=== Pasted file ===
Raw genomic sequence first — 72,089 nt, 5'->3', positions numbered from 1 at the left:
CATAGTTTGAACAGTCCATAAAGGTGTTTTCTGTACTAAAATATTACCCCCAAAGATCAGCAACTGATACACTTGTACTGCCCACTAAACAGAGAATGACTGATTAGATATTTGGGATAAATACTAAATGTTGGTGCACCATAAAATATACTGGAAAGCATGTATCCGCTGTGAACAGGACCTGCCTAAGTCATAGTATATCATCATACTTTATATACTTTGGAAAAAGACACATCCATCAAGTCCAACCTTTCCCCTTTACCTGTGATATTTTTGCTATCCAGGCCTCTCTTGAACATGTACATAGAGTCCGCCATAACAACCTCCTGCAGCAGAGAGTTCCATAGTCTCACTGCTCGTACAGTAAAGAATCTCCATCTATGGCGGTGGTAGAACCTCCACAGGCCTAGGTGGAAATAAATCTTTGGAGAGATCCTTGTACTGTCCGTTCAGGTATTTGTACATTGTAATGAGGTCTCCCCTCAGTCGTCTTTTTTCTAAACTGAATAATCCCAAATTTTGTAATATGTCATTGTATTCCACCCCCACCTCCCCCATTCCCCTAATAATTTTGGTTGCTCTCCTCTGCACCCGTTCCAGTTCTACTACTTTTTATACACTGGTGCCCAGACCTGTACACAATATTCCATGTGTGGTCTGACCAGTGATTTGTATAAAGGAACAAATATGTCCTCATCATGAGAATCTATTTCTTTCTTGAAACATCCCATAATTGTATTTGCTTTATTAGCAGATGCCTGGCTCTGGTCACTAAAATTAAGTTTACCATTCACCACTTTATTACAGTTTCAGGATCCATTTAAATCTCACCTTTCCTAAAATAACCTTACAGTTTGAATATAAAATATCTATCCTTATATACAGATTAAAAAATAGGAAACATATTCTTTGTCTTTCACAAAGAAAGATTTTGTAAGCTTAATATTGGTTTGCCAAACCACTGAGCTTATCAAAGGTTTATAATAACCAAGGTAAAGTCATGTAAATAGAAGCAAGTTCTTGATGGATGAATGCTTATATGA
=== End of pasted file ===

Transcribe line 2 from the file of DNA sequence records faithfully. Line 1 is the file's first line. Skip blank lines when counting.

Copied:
CATAGTTTGAACAGTCCATAAAGGTGTTTTCTGTACTAAAATATTACCCCCAAAGATCAGCAACTGATACACTTGTACTGCCCACTAAACAGAGAATGACTGATTAGATATTTGGGATAAATACTAAATGTTGGTGCACCATAAAATATACTGGAAAGCATGTATCCGCTGTGAACAGGACCTGCCTAAGTCATAGTATATCATCATACTTTATATACTTTGGAAAAAGACACATCCATCAAGTCCAACCTTTCCCCTTTACCTGTGATATTTTTGCTATCCAGGCCTCTCTTGAACATGTACATAGAGTCCGCCATAACAACCTCCTGCAGCAGAGAGTTCCATAGTCTCACTGCTCGTACAGTAAAGAATCTCCATCTATGGCGGTGGTAGAACCTCCACAGGCCTAGGTGGAAATAAATCTTTGGAGAGATCCTTGTACTGTCCGTTCAGGTATTTGTACATTGTAATGAGGTCTCCCCTCAGTCGTCTTTTTTCTAAACTGAATAATCCCAAATTTTGTAATATGTCATTGTATTCCACCCCCACCTCCCCCATTCCCCTAATAATTTTGGTTGCTCTCCTCTGCACCCGTTCCAGTTCTACTACTTTTTATACACTGGTGCCCAGACCTGTACACAATATTCCATGTGTGGTCTGACCAGTGATTTGTATAAAGGAACAAATATGTCCTCATCATGAGAATCTATTTCTTTCTTGAAACATCCCATAATTGTATTTGCTTTATTAGCAGATGCCTGGCTCTGGTCACTAAAATTAAGTTTACCATTCACCACTTTATTACAGTTTCAGGATCCATTTAAATCTCACCTTTCCTAAAATAACCTTACAGTTTGAATATAAAATATCTATCCTTATATACAGATTAAAAAATAGGAAACATATTCTTTGTCTTTCACAAAGAAAGATTTTGTAAGCTTAATATTGGTTTGCCAAACCACTGAGCTTATCAAAGGTTTATAATAACCAAGGTAAAGTCATGTAAATAGAAGCAAGTTCTTGATGGATGAATGCTTATATGA